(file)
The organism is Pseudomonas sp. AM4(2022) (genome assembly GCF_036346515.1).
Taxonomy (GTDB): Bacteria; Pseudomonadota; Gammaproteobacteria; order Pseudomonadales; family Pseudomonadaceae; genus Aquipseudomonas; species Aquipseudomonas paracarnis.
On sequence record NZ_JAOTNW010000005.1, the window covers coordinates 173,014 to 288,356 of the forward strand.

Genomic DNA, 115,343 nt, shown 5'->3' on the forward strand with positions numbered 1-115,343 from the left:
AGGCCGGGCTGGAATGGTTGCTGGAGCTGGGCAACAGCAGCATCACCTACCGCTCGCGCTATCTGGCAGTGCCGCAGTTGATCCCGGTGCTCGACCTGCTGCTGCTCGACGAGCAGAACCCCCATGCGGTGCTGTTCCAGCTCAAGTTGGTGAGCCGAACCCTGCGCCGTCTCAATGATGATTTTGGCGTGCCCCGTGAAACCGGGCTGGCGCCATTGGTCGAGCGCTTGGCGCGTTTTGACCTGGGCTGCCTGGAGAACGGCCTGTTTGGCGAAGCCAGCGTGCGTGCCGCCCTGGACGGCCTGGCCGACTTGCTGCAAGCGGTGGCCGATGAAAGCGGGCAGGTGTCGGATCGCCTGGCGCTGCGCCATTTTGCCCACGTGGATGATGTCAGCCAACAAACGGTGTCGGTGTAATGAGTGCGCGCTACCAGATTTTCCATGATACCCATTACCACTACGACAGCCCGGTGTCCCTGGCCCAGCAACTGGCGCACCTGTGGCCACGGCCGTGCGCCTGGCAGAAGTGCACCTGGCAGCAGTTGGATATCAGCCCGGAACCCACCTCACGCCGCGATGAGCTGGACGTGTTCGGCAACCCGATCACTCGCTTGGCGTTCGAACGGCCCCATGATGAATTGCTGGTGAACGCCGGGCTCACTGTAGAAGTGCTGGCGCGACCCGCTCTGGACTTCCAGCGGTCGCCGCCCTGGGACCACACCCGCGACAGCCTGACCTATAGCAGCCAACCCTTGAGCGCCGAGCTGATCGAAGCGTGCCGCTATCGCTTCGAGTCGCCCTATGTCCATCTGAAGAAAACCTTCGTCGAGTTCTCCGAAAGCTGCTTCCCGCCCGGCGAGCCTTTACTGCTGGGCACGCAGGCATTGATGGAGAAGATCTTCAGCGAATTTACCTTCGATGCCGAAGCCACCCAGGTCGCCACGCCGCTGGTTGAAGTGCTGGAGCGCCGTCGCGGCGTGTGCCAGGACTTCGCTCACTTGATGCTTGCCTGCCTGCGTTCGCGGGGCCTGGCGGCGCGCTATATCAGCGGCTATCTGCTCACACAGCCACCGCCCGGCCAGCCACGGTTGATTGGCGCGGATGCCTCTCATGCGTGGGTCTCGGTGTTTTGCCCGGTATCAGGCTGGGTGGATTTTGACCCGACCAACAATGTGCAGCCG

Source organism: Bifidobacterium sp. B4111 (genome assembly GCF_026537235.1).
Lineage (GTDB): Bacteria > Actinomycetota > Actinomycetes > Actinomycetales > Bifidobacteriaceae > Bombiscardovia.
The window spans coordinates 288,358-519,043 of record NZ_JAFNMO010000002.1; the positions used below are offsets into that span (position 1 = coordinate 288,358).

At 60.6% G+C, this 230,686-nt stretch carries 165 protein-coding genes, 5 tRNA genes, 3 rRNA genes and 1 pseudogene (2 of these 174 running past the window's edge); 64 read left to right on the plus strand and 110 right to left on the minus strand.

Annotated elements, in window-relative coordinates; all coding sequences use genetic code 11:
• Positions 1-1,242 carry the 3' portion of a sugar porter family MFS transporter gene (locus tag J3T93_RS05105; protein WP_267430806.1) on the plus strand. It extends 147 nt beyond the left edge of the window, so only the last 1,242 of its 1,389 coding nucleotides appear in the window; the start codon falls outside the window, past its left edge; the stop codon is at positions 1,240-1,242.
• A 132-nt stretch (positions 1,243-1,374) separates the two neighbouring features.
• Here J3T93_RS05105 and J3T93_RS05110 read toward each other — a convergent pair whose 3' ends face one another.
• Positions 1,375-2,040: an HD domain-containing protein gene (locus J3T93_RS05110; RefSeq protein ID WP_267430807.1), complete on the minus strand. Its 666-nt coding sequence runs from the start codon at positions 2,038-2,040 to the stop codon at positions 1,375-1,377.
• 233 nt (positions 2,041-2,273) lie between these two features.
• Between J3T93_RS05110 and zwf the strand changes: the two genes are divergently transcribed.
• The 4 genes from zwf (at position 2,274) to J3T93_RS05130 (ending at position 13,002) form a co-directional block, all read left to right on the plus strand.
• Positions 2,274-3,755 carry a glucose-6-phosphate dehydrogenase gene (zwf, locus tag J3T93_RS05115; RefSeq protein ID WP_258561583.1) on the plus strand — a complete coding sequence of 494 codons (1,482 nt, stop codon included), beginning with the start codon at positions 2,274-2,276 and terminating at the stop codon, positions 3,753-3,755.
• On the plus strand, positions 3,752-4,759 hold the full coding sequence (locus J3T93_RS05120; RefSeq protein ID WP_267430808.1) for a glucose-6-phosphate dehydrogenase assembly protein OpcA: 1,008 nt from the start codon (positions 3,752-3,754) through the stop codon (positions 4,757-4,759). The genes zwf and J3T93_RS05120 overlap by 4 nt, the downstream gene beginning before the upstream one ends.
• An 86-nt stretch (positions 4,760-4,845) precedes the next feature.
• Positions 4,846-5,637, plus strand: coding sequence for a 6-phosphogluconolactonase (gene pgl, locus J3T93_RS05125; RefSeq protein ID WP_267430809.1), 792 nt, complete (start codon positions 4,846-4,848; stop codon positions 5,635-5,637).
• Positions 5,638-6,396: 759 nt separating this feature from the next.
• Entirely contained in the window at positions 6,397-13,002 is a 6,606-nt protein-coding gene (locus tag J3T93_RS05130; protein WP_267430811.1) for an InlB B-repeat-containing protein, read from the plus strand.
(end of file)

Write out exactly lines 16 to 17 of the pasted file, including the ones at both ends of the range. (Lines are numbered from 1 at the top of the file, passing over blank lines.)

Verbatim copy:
• Between J3T93_RS05110 and zwf the strand changes: the two genes are divergently transcribed.
• The 4 genes from zwf (at position 2,274) to J3T93_RS05130 (ending at position 13,002) form a co-directional block, all read left to right on the plus strand.